The Hound of Zamarkande Part 1

Hi, Dave here, back with a new project.
Over on my Instagram account, I’ve had a number of people asking for a tutorial on how I posed my Chaos Warhound, the Hound of Zamarkande. While I’m nowhere near done building the thing, I think I’m at a good point to break down how I got the model to this point.
Fluff warning: I’m going to set up the concept for the model; if you’re not into musings on the fiction of the thing, skip ahead.
My fiction for the Cult Stochastic has evolved a little since I first had the idea for a rogue cult of Mechanicum who revered chance and error in their quest for the Omnissiah. Now they are a loose collective of machine intelligences and servitors, co-opted by a transmission they call the Bright Signal into a never-ending search for the physical manifestation of the Omnissiah in the galaxy.
The Bright Signal overwrites programming, installing a directive to set out on the Long Search, to wander forever until the Omnissiah is found. Some are taken alone, some in groups. There doesn’t seem to be a reason why one machine is selected over another. But once the data takes hold, the result is the same: the machine selects a direction seemingly at random, and begins its mission.
The Hound of Zamarkande
Hound of Zamarkande WIP 001
The Hound is an ancient Warhound of an unknown variant; is body plan noticeably aberrant from the original Warhound STC. Indeed it bears some evidence of Chaos corruption but interestingly, seems to have thrown off any daemonic influence. More worrying perhaps is the fact that it no longer needs a crew to operate. Now co-opted by the Bright Signal and modified by the Cult’s servitors, it stalks the barren planet of Zamarkande.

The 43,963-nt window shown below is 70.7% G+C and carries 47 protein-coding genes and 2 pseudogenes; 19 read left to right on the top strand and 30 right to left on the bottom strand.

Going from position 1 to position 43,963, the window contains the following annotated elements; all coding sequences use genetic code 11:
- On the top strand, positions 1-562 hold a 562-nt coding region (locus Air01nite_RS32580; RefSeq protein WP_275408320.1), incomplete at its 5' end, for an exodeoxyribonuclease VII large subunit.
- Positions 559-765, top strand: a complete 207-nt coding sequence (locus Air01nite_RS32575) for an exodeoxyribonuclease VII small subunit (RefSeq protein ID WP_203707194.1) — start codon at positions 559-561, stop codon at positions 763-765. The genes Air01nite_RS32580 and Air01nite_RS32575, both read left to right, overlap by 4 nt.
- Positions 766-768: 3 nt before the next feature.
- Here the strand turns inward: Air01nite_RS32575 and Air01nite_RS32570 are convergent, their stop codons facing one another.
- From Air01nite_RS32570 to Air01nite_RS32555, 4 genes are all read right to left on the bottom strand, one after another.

Finding the Pose
The Long Search is the very core of the Cult Stochastic’s directives. With all of the Cult models, I want to create a sense of forward motion, of inexorable progress.

For the Praestia, the pose was designed to be quite upright, to show balance and confidence

More by accident than design I’d found, while creating a much smaller unit (the Skitaari Praestia, shown right) that a mid-stride passing pose creates a kind of snapshot feel. The pose is not settled, and the viewer can anticipate the next few frames of action.
For The Hound, I wanted to emphasize it’s massive size without losing what makes it dangerous. Warhounds are scout titans, designed to be fast and relatively agile. But the Long Search is a marathon, not a sprint, so it didn’t need to be running.
After some reference diving, I settled on something close to what science and movies have suggested as T-Rex’s walking gait.

It’s purposeful and communicates huge mass. I love it being up on it’s toes (Warhound feet always look like duck feet to me when they’re planted flat). And of course, the T-Rex was an apex predator, and that connotation works really well for imbuing the Hound with a sense of menace, even if the poor thing is really just wandering about.

Warhounds are, happily, extremely posable from the waist down. It’s a lovely job by GW/FW on the leg design. Very inspiring and pretty easy to work with. Getting the pose looked to be pretty straightforward.
The challenge was going to be managing the weight. Loads and loads of resin make the model pretty top-heavy. I’d seen a lot of Warhound poses driven by the need to balance that load. The pose I wanted was the opposite of that; put the whole thing on one leg, on tip-toes. Unbalance the pose so the center of gravity is biased forward, to create that sense of motion, scale and weight. So I wanted to do a couple of changes to help with that, even before I got to thinking about how to actually build it.
In Part 2, I’ll go over the changes I made to the Warhound design. Originally this was part of the same post but I wanted to break out the build into phases; roughly:
Part 1: Concept and Pose
Part 2: Conversion and scratchbuilding
Part 3: Construction.
See you in the next post.

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